Life is a web woven by necessity and chance...
FireForged is offline  
Old February 9, 2014, 06:42 PM   #5
ryanjblajda
Member
 
Join Date: February 7, 2014
Location: Orlando, FL
Posts: 25
as a EXTREMELY new person to shooting and such, (read my thread) from what i read, the most safe and fastest to ready position looks like Sul. curious, but why isnt there a hybrid version of Low Ready, and Compressed Ready, where you basically take compressed ready and point the muzzle slightly downwards?
ryanjblajda is offline  
Old February 9, 2014, 06:56 PM   #6
ClydeFrog
Junior member
 
Join Date: May 1, 2010
Posts: 5,798
David Spaulding...

Gun writer & retired LE officer; Dave Spaulding teaches what he calls a "third eye" method. He wrote a detailed magazine article about it. It's like a "low ready" tactic but at the chest level.

I've read a few magazine items about the Sul or South(Portrugese) method.
It seems safe & practical for urban areas or confined spaces that may be crowded.
ClydeFrog is offline  
Old February 9, 2014, 06:58 PM   #7
Snyper
Senior Member
 
Join Date: December 16, 2013
Location: Eastern NC
Posts: 190
I agree with Manta
Too much thinking and not enough just doing what feels right for the situation.
That "Sul" position just sounds stupid
__________________
One shot, one kill
Snyper is offline  
Old February 9, 2014, 07:12 PM   #8
Frank Ettin
Staff
 
Join Date: November 23, 2005
Location: California - San Francisco
Posts: 6,537
Quote:
Originally Posted by Snyper
...That "Sul" position just sounds stupid
I used to think so, but enough training experience now has me convinced that it has its uses. It can be very helpful when/if one must have a gun in his hands and immediately available in a crowded environment.




__________________
"It is long been a principle of ours that one is no more armed because he has possession of a firearm than he is a musician because he owns a piano. There is no point in having a gun if you are not capable of using it skillfully." -- Jeff Cooper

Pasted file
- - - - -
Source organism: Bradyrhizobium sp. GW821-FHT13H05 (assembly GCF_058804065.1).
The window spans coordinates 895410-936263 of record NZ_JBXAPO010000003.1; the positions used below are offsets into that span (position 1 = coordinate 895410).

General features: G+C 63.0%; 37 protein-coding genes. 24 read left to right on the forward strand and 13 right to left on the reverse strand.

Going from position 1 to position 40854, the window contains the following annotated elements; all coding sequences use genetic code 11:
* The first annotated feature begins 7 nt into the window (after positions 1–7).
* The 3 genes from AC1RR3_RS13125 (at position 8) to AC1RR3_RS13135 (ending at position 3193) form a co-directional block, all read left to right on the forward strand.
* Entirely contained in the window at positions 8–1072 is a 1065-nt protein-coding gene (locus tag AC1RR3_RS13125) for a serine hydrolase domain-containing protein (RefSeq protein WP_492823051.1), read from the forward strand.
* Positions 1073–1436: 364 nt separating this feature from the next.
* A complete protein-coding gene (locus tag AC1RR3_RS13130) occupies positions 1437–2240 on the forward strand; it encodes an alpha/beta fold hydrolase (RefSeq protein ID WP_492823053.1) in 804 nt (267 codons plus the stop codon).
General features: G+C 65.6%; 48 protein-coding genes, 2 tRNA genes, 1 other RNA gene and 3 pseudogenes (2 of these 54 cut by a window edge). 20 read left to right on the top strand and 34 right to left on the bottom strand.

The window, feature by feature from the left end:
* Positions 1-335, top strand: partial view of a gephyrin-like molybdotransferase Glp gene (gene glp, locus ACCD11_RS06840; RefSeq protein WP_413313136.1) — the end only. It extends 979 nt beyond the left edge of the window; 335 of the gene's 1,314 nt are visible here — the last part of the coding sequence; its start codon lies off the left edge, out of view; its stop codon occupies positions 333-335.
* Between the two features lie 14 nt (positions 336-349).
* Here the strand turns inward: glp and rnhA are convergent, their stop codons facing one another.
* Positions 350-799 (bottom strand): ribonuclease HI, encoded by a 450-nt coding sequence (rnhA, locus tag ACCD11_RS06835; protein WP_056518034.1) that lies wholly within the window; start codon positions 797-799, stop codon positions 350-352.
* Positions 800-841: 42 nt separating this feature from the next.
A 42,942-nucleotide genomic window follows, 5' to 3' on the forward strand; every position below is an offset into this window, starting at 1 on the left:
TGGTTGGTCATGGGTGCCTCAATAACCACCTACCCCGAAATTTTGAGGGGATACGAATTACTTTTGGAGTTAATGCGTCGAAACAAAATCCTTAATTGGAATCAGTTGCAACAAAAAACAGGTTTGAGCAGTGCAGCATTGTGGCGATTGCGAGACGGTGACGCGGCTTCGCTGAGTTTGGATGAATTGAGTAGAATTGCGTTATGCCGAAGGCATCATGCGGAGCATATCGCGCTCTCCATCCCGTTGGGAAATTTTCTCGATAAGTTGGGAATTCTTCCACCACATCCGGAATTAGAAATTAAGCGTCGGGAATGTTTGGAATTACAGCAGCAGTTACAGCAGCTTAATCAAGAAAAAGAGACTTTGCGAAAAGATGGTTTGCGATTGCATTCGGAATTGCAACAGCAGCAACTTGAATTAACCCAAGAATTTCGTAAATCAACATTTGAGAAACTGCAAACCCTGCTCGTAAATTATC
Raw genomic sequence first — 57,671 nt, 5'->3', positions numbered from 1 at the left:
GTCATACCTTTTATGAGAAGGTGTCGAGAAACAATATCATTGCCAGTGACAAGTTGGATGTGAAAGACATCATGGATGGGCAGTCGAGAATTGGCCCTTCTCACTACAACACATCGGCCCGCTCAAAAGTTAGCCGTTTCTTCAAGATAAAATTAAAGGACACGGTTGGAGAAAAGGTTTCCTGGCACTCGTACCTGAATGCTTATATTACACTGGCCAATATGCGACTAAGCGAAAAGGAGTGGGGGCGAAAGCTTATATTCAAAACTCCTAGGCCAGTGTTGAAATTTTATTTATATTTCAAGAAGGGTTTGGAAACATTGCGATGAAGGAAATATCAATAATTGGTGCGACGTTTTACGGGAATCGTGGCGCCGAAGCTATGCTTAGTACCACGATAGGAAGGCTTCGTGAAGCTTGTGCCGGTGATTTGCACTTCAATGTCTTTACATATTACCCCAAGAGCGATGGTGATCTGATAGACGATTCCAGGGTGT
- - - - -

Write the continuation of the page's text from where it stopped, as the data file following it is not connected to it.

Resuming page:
Frank Ettin is offline  
Old February 9, 2014, 07:13 PM   #9
raimius
Senior Member
 
Join Date: January 27, 2008
Posts: 1,312
Ryan, there is some risk with Sul that you can muzzle your own feet, especially if you bend aggressively at the waist. I would say that Low Ready or Neutral ready are likely to be the fastest, since there is less required motion to get to full extension. That said, you can fire at very close targets from Compressed Ready, so for that 3-5ft target, I guess that would be the fastest.
raimius is offline  
Old February 9, 2014, 07:27 PM   #10
ryanjblajda
Member
 
Join Date: February 7, 2014
Location: Orlando, FL
Posts: 25
Quote:
Originally Posted by raimius
Ryan, there is some risk with Sul that you can muzzle your own feet, especially if you bend aggressively at the waist. I would say that Low Ready or Neutral ready are likely to be the fastest, since there is less required motion to get to full extension. That said, you can fire at very close targets from Compressed Ready, so for that 3-5ft target, I guess that would be the fastest.
good point. i didnt think about the feet.
ryanjblajda is offline  
Old February 9, 2014, 07:33 PM   #11
raimius
Senior Member
 
Join Date: January 27, 2008
Posts: 1,312
Yes, if you hunch over with a firearm in Sul, you need to train yourself to let the muzzle rotate a little forward. I've seen this happen (and done it myself) while learning. It also reinforces the idea that you should have a coach or teacher around to point out mistakes and places to improve.